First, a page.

Korean Economy, Housing & Lumber Shipments
The South Korean economy grew at the fastest pace in more than two years in the second quarter of 2013 on increased fiscal spending supporting the view that the local economy is on the recovery track. South Korea’s GDP grew 1.1% in the second quarter from three months earlier, quickening from a 0.8% on-quarter advance in the first quarter, marking the fastest quarterly growth since the 1.3% growth in the first quarter of 2011. This GDP growth in the second quarter was mainly contributed by the expanded government spending which grew 2.4% after growing 1.2% in the first quarter.
South Korea logged exports of $276.6 billion during the first half of 2013, up 0.6% from a year earlier and imports shrank 2.8% on-year to $256.6 billion during the same period registering a cumulative $20 billion trade surplus. Private spending rose 0.6% on-quarter in the second quarter after contracting 0.4% in the first quarter and will likely advance 2.1% in 2013 and grow 3.5% next year. Facility investment declined 0.7% in the second quarter after gaining 2.6% in the first quarter and is expected to gain 1.8% this year and pick up to 7% in 2014. Construction investment advanced 3.3%, compared with a 4.1% on-quarter expansion in the previous quarter and will likely grow 4.5% this year before advancing 2% next year. South Korea’s jobless rate stood at 3.1% in June, inched up from the previous month’s 3%. South Korea’s consumer price growth stayed in the 1% range for the eighth straight month in June, indicating that inflation remains in a quite stable mode. The dollar closed at 1,060.35 won on July 26, 2013, decreased 4.24 % from 1,107.35 the same date in 2012 and down 1.74 % from 1,079.08 one month earlier.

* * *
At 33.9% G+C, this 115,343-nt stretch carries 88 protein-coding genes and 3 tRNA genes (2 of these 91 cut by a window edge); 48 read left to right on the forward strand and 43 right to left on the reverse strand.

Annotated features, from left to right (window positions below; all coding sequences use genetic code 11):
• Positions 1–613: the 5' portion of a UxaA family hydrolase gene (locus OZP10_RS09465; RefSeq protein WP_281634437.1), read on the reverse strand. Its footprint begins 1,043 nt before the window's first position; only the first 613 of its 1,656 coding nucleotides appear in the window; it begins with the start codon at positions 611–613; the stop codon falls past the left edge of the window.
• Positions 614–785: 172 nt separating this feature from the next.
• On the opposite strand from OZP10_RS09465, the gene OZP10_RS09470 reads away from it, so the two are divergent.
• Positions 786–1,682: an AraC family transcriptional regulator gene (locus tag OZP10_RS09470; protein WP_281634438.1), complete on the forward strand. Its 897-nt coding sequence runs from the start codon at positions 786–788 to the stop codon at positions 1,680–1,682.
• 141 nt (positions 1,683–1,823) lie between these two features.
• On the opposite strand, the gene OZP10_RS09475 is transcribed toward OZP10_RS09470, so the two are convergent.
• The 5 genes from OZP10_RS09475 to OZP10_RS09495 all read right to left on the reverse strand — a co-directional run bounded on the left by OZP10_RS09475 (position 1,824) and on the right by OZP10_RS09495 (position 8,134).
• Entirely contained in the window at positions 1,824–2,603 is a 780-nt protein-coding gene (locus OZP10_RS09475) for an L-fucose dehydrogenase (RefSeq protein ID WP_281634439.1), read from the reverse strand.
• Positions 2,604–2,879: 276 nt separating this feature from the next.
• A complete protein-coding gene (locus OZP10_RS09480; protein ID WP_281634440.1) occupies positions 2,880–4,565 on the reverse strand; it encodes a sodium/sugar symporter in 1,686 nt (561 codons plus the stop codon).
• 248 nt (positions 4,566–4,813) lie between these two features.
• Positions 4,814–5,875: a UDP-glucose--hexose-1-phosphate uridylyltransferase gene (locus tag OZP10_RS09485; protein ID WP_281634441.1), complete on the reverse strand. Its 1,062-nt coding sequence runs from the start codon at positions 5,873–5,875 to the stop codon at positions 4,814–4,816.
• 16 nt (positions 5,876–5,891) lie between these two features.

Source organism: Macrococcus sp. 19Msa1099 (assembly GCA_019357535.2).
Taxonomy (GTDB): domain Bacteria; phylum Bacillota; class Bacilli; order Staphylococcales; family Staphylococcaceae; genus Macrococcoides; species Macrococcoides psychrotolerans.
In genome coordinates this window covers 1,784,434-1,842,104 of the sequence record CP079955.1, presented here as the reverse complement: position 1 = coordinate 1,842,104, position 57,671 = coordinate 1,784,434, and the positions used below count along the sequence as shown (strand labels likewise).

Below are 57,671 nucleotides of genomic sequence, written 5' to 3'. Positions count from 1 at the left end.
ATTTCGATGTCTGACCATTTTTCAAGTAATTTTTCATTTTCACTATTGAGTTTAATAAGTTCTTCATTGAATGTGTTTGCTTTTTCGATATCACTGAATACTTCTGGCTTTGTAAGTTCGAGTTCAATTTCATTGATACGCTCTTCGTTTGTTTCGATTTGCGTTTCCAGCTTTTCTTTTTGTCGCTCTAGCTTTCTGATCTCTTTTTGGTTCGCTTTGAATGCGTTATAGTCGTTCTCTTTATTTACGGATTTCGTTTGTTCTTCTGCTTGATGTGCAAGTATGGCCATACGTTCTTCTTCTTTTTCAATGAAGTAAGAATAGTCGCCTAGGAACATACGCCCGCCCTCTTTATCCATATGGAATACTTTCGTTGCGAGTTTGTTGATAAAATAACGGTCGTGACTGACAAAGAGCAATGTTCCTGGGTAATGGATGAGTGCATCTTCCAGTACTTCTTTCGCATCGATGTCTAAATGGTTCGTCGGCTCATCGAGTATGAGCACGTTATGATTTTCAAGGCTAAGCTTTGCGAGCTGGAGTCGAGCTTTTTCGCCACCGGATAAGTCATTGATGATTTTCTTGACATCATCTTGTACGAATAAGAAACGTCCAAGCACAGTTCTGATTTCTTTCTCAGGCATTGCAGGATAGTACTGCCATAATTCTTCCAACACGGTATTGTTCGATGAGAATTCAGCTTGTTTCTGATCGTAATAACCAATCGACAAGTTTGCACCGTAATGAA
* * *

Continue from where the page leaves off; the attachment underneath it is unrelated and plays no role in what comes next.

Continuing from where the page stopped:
Korean Housing Starts Summary and Market Condition:
Korea’s housing starts in the first five months of 2013 decreased 11.3% to 35,192 buildings from a year earlier 39,654 buildings. The number of wood building permits and wood building starts for the first five months in 2013 also decreased 8.9% to 4,769 and 7.2% to 4,322 respectively compared with the same period in 2012.
The South Korean government decided to trim property acquisition tax rate to jumpstart the real estate market. Tax reduction rate and other details will be concluded by the end of August and a finalized bill will be presented for approval to the National Assembly in September. Currently, the government imposes a 2% acquisition tax on a house valued at 900 million won (CAD $818,000) or less. The rate is 4% for a house whose value exceeds the mark. In the past, the government had lowered the acquisition tax rates as a major tool to stimulate stagnant home transactions, but these reductions were only temporary. They are now demanding the government make the tax benefit permanent.